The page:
- there are ways to moderate.
Cool; I wasn't aware of this, this must be a recent change. Specifically, "remove someone from a channel" was not there the last time I looked into this. And "slack has poor mod tools" is a thing people often say. I'm sorry that my understanding was out of date here.
Can you explain how they are in conflict?
If nobody is required to use those channels, then we can't be sure that they're properly staffed and supported. In order to support them, we need to mandate at least some people be in them at all times, like for example, the mod team. And if we want to truly provide good support, then we need to have some degree of knowledgeable people around to answer questions, etc. So, unless this just happens organically, which it might, then it's still going to be a burden. I'm not saying that this is impossible by any means, but "officially supported" and "don't worry you don't need to be there" seem pretty clearly at-odds.
It's not about which technology we personally like more, but about how welcoming we are as a community.
What really always rubs me the wrong way in these discussions is that the people who prefer Slack always assume that it's inherently more welcoming, and it comes across as extremely condescending. You're not exactly doing that here, but stuff like
More recent chat platforms like gitter and Slack have filled in the usability gap, and are now preferred over IRC.
is toeing the line. that's one of the reasons why it's so heated. "People like it more" is just repeated over and over again, against any criticism. You aren't doing this yet, but it's something I fear from this thread. I just had yet another conversation today with someone else who really doesn't like Slack. It's not as straightforwardly better or universally a slam-dunk as it's often presented.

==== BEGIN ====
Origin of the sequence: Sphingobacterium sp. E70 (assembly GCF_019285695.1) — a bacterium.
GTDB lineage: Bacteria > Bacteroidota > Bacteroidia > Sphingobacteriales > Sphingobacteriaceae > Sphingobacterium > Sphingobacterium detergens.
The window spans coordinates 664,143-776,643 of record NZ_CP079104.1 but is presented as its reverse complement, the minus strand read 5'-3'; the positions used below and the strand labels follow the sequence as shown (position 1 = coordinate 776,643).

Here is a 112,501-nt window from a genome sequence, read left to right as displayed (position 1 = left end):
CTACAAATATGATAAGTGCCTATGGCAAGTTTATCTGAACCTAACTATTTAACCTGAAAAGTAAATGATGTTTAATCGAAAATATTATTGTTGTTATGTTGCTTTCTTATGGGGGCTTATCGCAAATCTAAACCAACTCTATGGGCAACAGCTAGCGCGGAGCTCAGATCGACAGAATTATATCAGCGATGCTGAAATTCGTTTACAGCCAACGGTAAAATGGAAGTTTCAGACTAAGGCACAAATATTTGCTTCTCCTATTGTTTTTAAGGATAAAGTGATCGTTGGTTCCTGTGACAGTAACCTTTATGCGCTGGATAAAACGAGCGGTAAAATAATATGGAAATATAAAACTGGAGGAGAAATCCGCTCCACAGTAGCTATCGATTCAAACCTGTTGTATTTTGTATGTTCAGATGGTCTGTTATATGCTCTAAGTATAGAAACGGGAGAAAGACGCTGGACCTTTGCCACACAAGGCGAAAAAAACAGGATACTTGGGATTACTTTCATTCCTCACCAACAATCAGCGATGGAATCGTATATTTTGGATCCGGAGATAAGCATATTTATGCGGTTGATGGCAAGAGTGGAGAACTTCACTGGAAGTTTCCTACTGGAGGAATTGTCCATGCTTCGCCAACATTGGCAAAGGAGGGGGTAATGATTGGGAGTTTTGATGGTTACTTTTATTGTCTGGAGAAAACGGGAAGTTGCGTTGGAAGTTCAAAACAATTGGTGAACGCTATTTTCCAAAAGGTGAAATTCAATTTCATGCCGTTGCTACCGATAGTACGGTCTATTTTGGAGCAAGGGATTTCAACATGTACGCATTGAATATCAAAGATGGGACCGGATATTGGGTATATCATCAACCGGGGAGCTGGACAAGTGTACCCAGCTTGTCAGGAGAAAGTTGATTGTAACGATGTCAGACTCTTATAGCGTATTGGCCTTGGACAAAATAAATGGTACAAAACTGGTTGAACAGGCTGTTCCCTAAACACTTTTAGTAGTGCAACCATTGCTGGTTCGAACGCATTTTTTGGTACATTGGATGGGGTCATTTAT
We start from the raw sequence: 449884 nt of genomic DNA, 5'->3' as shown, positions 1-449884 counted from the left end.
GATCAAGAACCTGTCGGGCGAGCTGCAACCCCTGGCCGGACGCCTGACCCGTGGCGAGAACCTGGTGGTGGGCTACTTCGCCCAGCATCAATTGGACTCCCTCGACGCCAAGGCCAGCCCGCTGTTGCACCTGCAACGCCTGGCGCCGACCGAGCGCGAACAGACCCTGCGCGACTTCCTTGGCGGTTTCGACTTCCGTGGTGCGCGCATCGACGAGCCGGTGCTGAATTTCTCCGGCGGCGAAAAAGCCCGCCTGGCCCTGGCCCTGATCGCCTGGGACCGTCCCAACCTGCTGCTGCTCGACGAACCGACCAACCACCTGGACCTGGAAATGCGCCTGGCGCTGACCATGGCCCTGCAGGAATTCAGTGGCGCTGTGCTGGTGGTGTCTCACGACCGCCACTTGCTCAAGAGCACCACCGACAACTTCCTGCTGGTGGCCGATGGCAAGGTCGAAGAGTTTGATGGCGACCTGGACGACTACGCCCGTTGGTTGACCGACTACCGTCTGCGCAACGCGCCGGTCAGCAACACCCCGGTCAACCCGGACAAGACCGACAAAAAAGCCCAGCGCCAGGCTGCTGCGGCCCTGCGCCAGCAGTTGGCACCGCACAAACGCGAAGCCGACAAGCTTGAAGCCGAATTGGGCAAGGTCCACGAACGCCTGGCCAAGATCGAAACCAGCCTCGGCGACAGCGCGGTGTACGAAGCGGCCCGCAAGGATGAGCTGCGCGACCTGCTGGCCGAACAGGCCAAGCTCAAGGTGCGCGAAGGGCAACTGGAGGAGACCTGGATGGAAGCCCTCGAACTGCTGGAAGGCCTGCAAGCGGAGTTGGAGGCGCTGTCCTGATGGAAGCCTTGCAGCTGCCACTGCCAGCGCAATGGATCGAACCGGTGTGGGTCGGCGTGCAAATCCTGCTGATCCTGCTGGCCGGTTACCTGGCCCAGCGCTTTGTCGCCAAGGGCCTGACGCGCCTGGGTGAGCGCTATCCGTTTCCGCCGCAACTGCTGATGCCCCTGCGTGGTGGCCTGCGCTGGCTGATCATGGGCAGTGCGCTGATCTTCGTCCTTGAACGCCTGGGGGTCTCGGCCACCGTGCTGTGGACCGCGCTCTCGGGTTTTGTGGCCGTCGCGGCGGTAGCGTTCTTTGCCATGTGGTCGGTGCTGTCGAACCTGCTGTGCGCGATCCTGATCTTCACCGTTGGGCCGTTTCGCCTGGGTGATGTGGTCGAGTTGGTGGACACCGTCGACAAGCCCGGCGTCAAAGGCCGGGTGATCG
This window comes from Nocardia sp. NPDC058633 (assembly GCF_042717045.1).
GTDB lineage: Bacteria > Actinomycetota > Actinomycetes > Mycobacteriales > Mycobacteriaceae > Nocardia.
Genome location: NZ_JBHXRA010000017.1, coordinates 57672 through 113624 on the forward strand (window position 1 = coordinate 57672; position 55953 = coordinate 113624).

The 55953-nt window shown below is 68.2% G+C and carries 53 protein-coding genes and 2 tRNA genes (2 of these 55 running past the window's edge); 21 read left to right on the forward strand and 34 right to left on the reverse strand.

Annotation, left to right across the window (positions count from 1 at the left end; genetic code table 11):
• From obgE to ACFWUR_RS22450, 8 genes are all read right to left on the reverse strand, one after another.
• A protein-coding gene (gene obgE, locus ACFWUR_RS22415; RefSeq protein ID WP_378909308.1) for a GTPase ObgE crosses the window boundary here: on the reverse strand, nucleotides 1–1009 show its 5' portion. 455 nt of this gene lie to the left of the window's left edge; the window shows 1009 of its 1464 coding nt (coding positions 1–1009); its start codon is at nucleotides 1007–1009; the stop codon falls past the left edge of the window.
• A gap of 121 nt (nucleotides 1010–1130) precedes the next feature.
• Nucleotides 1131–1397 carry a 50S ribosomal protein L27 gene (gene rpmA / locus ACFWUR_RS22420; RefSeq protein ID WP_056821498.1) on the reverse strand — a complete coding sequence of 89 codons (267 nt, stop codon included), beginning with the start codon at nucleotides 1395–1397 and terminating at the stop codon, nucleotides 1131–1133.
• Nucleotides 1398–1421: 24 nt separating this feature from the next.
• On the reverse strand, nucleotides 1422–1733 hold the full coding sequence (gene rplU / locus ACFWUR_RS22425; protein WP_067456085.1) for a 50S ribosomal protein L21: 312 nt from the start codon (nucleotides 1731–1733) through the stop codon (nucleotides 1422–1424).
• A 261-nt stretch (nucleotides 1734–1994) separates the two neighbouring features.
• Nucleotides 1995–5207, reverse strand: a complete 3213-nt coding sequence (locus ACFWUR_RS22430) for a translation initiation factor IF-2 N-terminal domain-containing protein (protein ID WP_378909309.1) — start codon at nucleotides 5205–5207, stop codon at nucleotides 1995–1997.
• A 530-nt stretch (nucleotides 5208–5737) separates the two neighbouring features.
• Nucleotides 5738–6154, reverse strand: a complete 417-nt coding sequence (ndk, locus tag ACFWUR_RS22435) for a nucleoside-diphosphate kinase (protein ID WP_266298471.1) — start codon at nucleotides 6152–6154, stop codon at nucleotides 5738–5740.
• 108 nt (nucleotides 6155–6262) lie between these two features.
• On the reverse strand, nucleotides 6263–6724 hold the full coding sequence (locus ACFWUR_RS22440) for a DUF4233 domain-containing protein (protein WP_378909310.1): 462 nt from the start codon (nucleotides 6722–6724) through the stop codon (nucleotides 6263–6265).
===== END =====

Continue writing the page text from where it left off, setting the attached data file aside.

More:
The reality is, adding more and more official channels is going to fragment the community. Unless you're going to try to mandate that nobody continue to use the existing ones... and while you say you're not, at the same time,
At the same time, core developers spend a fair amount of time discussing issues on IRC, so it's an essential place to participate if you want to be deeply involved in the project. By requiring people to use IRC, we're creating an boundary between the Rust community and potential contributors.
So, which is it? Are we going to make all core development happen over Slack to erase the boundary we've artificially created by adding a Slack? Or are we going to perpetuate "oh the real work goes on on this hard thing, all the easy beginner stuff is for the easy thing."? This is tough.
If we're not going to fully move over to Slack, then this split is a serious drawback, and isn't really addressed in the drawbacks section. The reply to this in the drawbacks section is pretty much just saying "well it happens".
FWIW, I think much of the drawbacks could be negated here by making the unofficial Slack, like was originally proposed in the pre-RFC. In the alternatives section,
The drawback of this approach is that if we don't promote them how will the users they're intended to reach out to find them and how will the sense of equality we want to reach be fostered?
We do already link to unofficial things, /r/rust is linked to on https://www.rust-lang.org/en-US/community.html, for example. An unofficial Slack could go there as well.
Furthermore, there are a number of alternatives that are not at all discussed in this RFC: Why not Mattermost? Discord? Riot.im? Zulip? All of these provide an "easier interface than IRC" but change several other variations of the equation; some have extra features, some are open source, some are self-hosted and others are cloud services, etc.
To end on a bit of a positive note, since I've been almost entirely negative:
If our goal is to create a warm, welcoming community, then part of that work means working with technologies that are more familiar and comfortable to this potential community.
I do agree with this in principle, and don't think that we should inherently always stay with exactly what we have. The motivation here is good. I'm just extremely skeptical of the RFC as-written.